Combine the liquids obtained from the containers, and mix. Introduce the prescribed volume indicated in Table 3 into a conical flask. Place the same volume of Carbon Dioxide-Free Water into a second similar flask as a blank. Add 0.05 mL of Methyl Red Solution to each flask for each 25 mL of liquid. Titrate the blank with 0.01 M hydrochloric acid. Titrate the test liquid with the same acid until the color of the resulting solution is the same as that obtained for the blank. Subtract the value found for the blank titration from that found for the test liquid, and express the results in mL of 0.01 M hydrochloric acid per 100 mL. Express titration values of less than 1.0 mL to 2 decimal places and titration values of more than or equal to 1.0 mL to 1 decimal place.
Limits— The results, or the average of the results if more than one titration is performed, are not greater than the values stated in Table 4.
Table 4. Test Limits for Surface Glass Test
  Maximum Volume of 0.01 M HCl per 100 mL of Test Liquid (mL)
Filling Volume (mL) Types I and II Type III
Up to 1 2.0 20.0
Above 1 and Up to 2 1.8 17.6
Above 2 and Up to 5 1.3 13.2
Above 5 and Up to 10 1.0 10.2
Above 10 and Up to 20 0.80 8.1
Above 20 and Up to 50 0.60 6.1
Above 50 and Up to 100 0.50 4.8
Above 100 and Up to 200 0.40 3.8
Above 200 and Up to 500 0.30 2.9
Above 500 0.20 2.2
Water Attack at 121
Option— The Water Attack at 121 test can be used to qualify Type II glass.
Rinse thoroughly 3 or more containers, selected at random, twice with High-Purity Water.
Procedure— Fill each container to 90% of its overflow capacity with High-Purity Water, and proceed as directed for Procedure under Powdered Glass Test, beginning with “Cap all flasks,” except that the time of autoclaving shall be 60 minutes instead of 30 minutes, and ending with “to prevent the formation of a vacuum.” Empty the contents from 1 or more containers into a 100-mL graduated cylinder, combining, in the case of smaller containers, the contents of several containers to obtain a volume of 100 mL. Place the pooled specimen in a 250-mL conical flask of resistant glass, add 5 drops of Methyl Red Solution, and titrate, while warm, with 0.020 N sulfuric acid. Complete the titration within 60 minutes after opening the autoclave. Record the volume of 0.020 N sulfuric acid used, corrected for a blank obtained by titrating 100 mL of High-Purity Water at the same temperature and with the same amount of indicator. The volume does not exceed that indicated in Table 5.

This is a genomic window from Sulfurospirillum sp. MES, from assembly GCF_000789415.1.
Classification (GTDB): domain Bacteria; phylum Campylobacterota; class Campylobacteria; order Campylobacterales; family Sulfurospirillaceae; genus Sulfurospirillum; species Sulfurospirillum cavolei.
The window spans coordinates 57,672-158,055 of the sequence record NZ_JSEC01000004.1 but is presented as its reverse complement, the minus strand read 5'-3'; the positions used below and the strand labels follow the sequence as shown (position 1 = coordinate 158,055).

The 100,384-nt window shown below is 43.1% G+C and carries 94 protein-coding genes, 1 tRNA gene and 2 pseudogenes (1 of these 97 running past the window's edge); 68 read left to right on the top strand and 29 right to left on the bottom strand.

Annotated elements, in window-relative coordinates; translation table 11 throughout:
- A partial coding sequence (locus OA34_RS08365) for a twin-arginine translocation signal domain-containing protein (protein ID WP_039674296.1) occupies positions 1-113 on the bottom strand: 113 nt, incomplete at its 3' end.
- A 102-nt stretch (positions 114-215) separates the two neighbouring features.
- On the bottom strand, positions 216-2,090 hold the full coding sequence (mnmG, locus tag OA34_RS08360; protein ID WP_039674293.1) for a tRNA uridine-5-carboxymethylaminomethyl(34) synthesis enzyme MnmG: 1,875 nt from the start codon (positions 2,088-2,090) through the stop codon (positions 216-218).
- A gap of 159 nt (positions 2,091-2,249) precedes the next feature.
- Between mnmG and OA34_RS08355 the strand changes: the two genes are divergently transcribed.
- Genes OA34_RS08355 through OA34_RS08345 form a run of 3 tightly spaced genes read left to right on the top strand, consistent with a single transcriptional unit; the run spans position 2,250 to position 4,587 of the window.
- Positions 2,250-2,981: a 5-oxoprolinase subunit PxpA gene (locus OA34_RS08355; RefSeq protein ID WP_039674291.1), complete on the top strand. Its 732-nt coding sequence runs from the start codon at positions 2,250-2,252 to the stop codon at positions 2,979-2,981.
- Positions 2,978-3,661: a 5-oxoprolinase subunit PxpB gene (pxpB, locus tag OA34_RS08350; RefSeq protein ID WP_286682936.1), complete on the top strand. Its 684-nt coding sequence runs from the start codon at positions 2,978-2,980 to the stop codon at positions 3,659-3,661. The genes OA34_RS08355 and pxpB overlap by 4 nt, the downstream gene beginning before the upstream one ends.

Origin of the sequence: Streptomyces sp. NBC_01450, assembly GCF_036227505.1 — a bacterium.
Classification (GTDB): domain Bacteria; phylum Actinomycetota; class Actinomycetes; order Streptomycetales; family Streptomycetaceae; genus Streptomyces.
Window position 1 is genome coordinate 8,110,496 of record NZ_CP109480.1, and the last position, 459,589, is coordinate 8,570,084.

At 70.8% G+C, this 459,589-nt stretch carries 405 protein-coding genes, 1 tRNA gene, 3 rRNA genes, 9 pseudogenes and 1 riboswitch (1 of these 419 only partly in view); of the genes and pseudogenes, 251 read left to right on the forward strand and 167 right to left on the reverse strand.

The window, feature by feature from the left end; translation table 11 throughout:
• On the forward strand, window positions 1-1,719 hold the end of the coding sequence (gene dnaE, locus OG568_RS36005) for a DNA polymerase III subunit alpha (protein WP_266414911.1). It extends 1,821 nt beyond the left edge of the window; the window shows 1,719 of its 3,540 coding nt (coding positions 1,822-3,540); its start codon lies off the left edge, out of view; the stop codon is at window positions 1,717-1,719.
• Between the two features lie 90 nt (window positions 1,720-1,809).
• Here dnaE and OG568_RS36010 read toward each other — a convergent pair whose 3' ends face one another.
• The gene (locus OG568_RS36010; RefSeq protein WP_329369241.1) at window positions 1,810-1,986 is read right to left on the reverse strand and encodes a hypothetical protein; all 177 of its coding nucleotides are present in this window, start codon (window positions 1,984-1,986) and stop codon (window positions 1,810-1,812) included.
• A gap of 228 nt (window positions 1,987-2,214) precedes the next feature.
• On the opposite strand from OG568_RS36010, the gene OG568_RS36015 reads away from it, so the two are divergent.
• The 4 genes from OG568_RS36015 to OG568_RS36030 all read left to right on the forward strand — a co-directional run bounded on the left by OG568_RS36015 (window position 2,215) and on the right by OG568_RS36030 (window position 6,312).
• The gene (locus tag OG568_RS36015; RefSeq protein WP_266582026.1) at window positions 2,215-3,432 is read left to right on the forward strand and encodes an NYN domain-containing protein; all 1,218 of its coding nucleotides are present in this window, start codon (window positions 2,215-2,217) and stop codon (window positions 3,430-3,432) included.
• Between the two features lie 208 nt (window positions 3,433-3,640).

Table 5. Test Limit for Water Attack at 121
Type General Descriptiona Type of Test Limits
Size,b mL mL of 0.020 N Acid
II Treated soda-lime glass Water Attack 100 or less 0.7
Over 100 0.2
a  The description applies to containers of this type of glass usually available.
b  Size indicates the overflow capacity of the container.
Arsenic 211 Use as the Test Preparation 35 mL of the water from one Type I glass container or, in the case of smaller containers, 35 mL of the combined contents of several Type I glass containers, prepared as directed for Procedure under Water Attack at 121 or Surface Glass Test: the limit is 0.1 µg per g.

1  A suitable mortar and pestle is available (catalog No. H-17280) from Humbolt Manufacturing Co., 7300 West Agatite Avenue, Norridge, IL, 60706, www.humboldtmfg.com
2  A suitable nuclear-grade resin mixture of the strong acid cation exchanger in the hydrogen form and the strong base anion exchanger in the hydroxide form, with a one-to-one cation to anion equivalence ratio, is available from the Millipore Corp, 290 Concord Road Billerica, MA, 01821, www.millipore.com; Barnstead International, 2555 Kerper Boulevard Dubuque, IA, 52004, www.barnsteadthermolyne.com; GE Water, 4636 Somerton Road Trevose, PA, 19053, www.gewater.com; Pall, 2200 Northern Boulevard East Hills, NY 11548, www.pall.com; Whatman, 200 Park Avenue Florham Park, NJ, 07932, www.whatman.com.; Siemens Water Technologies, 14950 Heathrow Forest Pa, Houston, TX 77032, www.usfilter.com
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(GCPS2010) General Chapters - Packaging Storage and Distribution
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Pharmacopeial Forum: Volume No. 37(2)